Saturday, April 11, 2009

Canonizing the Lie

Lying is a sin; therefore, the only Christian way to deal with the lie is to declare it true. Lies are too important to consign our corporate plutocrats to Hell for mouthing them. If, however, every lie they utter is true, then their place in Paradise is assured.

The lie has increased in importance as America has transitioned from manufacturing capitalism to finance capitalism. As writer Julian Delasantellis explains it:

[I]f it’s harder to lie with actual product, it’s probably easier to lie with paper…[C]orporate finance has become devilishly complex, with entries for arcane and esoteric corporate practices whose place on the balance sheet sometimes belongs in between, or shift, from the cost to the revenue side of the ledger.

In other words, since it’s all smoke and mirrors, anyway, who can tell the difference between a lie and a truth.

Now that we understand that, we understand the cause of our current economic collapse. It's all the fault of a simple accounting rule, FAS 157, which insists that financial institutions tell the truth about their assets by valuing them at what they would actually fetch in a free and open marketplace.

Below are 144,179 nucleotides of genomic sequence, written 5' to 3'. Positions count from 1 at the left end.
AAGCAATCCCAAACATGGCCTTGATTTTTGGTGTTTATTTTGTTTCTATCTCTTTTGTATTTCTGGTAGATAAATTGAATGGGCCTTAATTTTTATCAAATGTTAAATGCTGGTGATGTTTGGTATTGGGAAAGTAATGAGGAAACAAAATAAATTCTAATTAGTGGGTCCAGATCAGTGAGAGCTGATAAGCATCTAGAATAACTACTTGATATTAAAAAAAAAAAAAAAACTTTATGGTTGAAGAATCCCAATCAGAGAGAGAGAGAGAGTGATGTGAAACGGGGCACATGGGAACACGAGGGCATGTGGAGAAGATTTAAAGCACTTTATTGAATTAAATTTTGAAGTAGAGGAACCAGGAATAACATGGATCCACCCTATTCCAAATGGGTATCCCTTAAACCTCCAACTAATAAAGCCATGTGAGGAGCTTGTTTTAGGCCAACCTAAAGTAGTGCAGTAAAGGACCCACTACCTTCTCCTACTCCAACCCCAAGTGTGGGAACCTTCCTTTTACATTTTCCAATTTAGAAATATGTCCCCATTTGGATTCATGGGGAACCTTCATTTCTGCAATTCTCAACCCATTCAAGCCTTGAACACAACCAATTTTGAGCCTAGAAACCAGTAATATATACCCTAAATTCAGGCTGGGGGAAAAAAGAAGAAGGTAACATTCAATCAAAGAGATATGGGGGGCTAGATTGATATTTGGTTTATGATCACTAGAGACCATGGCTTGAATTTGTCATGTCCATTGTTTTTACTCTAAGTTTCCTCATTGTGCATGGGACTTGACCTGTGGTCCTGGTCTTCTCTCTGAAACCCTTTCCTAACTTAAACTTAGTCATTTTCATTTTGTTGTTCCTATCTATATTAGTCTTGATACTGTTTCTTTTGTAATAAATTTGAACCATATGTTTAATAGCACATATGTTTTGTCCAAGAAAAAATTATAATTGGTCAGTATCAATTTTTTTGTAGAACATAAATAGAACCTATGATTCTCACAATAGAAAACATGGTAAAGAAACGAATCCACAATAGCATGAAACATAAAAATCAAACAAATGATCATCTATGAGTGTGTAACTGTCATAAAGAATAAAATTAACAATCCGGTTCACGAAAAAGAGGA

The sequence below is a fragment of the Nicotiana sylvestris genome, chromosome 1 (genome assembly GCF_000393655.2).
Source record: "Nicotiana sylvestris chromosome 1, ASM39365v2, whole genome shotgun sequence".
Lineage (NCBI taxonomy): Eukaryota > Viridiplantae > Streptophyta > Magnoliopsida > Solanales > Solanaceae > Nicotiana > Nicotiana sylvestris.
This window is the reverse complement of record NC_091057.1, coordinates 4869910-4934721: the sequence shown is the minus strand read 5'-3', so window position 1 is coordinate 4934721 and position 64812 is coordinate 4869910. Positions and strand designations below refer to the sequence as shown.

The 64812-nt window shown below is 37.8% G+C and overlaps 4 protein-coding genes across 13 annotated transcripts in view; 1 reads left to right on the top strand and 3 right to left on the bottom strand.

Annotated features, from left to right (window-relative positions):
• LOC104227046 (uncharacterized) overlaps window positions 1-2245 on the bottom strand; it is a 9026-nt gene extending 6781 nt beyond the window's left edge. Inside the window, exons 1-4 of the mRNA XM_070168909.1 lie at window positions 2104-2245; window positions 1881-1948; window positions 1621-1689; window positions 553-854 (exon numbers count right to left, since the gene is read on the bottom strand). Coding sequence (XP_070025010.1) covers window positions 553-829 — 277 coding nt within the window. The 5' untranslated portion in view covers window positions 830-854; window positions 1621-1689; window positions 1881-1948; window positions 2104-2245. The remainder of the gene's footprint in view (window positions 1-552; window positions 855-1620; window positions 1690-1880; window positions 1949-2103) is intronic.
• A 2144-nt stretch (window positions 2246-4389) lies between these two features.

The rule simply reeks of free enterprise, which is anathema to finance capitalism. As Delasantellis explains it, the problem is that:

[T]he value of everything is not determined, or at least should not be determined, by what the owner thinks they are worth, but by what competitive bidders in an informed free market are willing to put up in cold hard cash. Anything else is just some manner of fantasy.

This is bad news for an industry based on fantasy.

Well, our Masters of the Universe couldn’t allow this sorry state of affairs to continue. Especially since our zombie banks had become warehouses for toxic toilet paper nobody wanted. Since they were forced to value this paper to what it would fetch in the market (damn little) they appeared to be insolvent, and you can’t run a Ponzi scheme with insolvent banks.

So, our oligarchs prevailed on the Financial Accounting Standards Board (FASB) to tweak FAS 157, and in doing so, they canonized the lie and raised it to sainthood. Instead of marking to market, our financial institutions will now be allowed to mark their toilet paper to “model”. Delasantellis explains it:

Market to model implies the replacement of mark-to-market prices with valuations derived from proprietary mathematical models used by the company.

The key word, here, is “proprietary”. This means that not only will these mathematical models be the creations of the company using them, but being proprietary, they will not be subject to peer review.

There you are! With a stroke of the pen, our financial crisis is over, and the lie that once hugged the back alleys of Wall Street has been cleaned up and now sits upon our financial kingdom’s paper throne.

This is why America is an economic powerhouse!

--Belacqua Jones

No comments: